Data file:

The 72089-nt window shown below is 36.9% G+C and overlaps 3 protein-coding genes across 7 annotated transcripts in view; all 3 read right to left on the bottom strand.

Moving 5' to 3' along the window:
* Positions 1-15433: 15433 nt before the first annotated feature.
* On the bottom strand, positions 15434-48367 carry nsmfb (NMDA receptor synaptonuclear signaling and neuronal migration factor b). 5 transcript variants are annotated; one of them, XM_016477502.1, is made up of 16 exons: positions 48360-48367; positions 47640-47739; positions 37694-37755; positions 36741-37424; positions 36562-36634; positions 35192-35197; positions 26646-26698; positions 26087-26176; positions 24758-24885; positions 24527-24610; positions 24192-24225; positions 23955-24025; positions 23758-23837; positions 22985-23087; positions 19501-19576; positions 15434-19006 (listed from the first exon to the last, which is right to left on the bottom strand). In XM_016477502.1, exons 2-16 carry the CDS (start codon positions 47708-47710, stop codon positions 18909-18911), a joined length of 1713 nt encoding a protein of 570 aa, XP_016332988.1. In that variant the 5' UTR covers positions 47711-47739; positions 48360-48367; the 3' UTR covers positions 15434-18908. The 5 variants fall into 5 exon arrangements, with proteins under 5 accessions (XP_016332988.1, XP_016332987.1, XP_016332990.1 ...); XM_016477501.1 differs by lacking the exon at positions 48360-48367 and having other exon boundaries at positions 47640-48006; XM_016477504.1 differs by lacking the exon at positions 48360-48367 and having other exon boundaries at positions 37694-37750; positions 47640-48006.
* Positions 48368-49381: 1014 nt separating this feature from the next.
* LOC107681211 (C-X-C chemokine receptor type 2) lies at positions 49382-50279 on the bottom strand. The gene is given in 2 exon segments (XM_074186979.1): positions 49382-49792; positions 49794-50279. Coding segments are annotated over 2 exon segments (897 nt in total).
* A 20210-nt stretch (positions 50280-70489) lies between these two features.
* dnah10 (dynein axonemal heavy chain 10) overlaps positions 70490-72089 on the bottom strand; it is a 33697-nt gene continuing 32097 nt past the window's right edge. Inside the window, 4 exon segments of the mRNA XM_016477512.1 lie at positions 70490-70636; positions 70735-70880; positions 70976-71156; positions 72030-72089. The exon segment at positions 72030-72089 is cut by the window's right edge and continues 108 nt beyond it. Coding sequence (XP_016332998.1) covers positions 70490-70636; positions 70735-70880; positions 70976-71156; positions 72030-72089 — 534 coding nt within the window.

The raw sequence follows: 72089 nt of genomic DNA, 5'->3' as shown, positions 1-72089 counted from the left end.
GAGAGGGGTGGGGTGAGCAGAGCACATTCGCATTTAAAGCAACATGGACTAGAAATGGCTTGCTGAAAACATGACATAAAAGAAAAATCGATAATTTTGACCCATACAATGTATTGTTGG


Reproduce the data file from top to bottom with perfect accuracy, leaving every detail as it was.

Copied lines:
The 72089-nt window shown below is 36.9% G+C and overlaps 3 protein-coding genes across 7 annotated transcripts in view; all 3 read right to left on the bottom strand.

Moving 5' to 3' along the window:
* Positions 1-15433: 15433 nt before the first annotated feature.
* On the bottom strand, positions 15434-48367 carry nsmfb (NMDA receptor synaptonuclear signaling and neuronal migration factor b). 5 transcript variants are annotated; one of them, XM_016477502.1, is made up of 16 exons: positions 48360-48367; positions 47640-47739; positions 37694-37755; positions 36741-37424; positions 36562-36634; positions 35192-35197; positions 26646-26698; positions 26087-26176; positions 24758-24885; positions 24527-24610; positions 24192-24225; positions 23955-24025; positions 23758-23837; positions 22985-23087; positions 19501-19576; positions 15434-19006 (listed from the first exon to the last, which is right to left on the bottom strand). In XM_016477502.1, exons 2-16 carry the CDS (start codon positions 47708-47710, stop codon positions 18909-18911), a joined length of 1713 nt encoding a protein of 570 aa, XP_016332988.1. In that variant the 5' UTR covers positions 47711-47739; positions 48360-48367; the 3' UTR covers positions 15434-18908. The 5 variants fall into 5 exon arrangements, with proteins under 5 accessions (XP_016332988.1, XP_016332987.1, XP_016332990.1 ...); XM_016477501.1 differs by lacking the exon at positions 48360-48367 and having other exon boundaries at positions 47640-48006; XM_016477504.1 differs by lacking the exon at positions 48360-48367 and having other exon boundaries at positions 37694-37750; positions 47640-48006.
* Positions 48368-49381: 1014 nt separating this feature from the next.
* LOC107681211 (C-X-C chemokine receptor type 2) lies at positions 49382-50279 on the bottom strand. The gene is given in 2 exon segments (XM_074186979.1): positions 49382-49792; positions 49794-50279. Coding segments are annotated over 2 exon segments (897 nt in total).
* A 20210-nt stretch (positions 50280-70489) lies between these two features.
* dnah10 (dynein axonemal heavy chain 10) overlaps positions 70490-72089 on the bottom strand; it is a 33697-nt gene continuing 32097 nt past the window's right edge. Inside the window, 4 exon segments of the mRNA XM_016477512.1 lie at positions 70490-70636; positions 70735-70880; positions 70976-71156; positions 72030-72089. The exon segment at positions 72030-72089 is cut by the window's right edge and continues 108 nt beyond it. Coding sequence (XP_016332998.1) covers positions 70490-70636; positions 70735-70880; positions 70976-71156; positions 72030-72089 — 534 coding nt within the window.

The raw sequence follows: 72089 nt of genomic DNA, 5'->3' as shown, positions 1-72089 counted from the left end.
GAGAGGGGTGGGGTGAGCAGAGCACATTCGCATTTAAAGCAACATGGACTAGAAATGGCTTGCTGAAAACATGACATAAAAGAAAAATCGATAATTTTGACCCATACAATGTATTGTTGG